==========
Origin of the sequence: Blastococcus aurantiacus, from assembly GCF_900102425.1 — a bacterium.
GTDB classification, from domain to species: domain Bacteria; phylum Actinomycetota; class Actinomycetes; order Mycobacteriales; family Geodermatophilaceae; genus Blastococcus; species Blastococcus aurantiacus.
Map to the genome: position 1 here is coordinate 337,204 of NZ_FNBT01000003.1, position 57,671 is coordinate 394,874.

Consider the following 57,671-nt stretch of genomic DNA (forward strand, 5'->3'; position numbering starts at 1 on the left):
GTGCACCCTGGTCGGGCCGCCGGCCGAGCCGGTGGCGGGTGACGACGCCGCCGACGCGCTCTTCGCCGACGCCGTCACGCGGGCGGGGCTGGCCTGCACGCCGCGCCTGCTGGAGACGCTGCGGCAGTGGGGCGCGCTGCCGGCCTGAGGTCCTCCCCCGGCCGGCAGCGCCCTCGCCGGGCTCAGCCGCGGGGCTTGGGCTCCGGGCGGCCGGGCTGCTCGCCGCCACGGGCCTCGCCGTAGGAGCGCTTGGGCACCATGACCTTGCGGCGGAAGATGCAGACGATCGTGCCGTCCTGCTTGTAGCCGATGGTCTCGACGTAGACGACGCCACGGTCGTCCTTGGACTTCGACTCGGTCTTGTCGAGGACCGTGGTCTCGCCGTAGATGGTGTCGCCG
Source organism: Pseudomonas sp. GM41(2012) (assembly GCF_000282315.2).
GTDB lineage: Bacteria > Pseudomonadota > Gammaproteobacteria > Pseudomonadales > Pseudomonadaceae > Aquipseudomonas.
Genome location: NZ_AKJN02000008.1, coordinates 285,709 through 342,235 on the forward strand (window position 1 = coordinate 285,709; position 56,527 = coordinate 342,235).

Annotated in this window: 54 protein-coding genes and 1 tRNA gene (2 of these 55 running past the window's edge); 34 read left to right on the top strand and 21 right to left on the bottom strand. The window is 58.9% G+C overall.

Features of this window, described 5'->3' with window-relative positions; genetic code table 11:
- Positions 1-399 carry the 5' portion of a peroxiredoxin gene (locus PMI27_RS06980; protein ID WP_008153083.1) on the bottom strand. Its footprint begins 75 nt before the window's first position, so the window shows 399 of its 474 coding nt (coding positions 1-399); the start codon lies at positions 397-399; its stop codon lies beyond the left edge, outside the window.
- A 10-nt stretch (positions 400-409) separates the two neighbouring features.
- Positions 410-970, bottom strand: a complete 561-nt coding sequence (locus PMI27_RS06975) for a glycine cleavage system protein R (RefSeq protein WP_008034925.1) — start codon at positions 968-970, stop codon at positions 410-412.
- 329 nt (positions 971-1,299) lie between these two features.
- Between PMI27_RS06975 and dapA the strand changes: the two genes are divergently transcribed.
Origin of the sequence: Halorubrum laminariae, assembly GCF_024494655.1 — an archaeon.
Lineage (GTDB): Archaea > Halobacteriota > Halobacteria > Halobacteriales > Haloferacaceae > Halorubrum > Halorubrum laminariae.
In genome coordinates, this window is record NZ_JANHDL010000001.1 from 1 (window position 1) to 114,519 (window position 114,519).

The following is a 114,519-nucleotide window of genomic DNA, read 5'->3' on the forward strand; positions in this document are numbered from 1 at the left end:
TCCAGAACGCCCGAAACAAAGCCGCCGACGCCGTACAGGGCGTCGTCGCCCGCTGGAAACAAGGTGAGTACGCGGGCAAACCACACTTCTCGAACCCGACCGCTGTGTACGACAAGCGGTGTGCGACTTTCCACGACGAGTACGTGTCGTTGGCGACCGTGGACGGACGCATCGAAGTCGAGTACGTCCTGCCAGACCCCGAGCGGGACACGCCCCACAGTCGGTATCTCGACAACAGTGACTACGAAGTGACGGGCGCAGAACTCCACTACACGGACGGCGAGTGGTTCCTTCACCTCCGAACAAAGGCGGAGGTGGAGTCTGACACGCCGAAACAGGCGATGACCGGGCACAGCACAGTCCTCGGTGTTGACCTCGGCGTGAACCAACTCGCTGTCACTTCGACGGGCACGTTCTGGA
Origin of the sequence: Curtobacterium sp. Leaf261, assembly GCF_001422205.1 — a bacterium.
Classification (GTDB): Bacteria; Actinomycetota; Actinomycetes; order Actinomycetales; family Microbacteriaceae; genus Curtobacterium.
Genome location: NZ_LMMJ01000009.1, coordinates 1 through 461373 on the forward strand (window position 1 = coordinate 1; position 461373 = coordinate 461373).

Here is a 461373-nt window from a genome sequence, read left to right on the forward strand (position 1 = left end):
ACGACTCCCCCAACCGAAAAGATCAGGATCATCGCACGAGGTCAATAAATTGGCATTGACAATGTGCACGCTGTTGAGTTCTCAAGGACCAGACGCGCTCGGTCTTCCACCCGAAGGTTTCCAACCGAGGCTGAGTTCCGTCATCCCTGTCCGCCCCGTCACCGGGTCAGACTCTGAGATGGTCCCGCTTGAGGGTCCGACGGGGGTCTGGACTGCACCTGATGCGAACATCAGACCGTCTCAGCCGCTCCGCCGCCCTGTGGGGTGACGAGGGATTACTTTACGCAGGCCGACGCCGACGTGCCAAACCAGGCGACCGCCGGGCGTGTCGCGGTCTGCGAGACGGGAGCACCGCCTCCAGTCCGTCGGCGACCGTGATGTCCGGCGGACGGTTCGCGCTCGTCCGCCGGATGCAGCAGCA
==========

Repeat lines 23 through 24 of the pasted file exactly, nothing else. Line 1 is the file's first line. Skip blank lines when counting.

Genome location: NZ_LMMJ01000009.1, coordinates 1 through 461373 on the forward strand (window position 1 = coordinate 1; position 461373 = coordinate 461373).

Here is a 461373-nt window from a genome sequence, read left to right on the forward strand (position 1 = left end):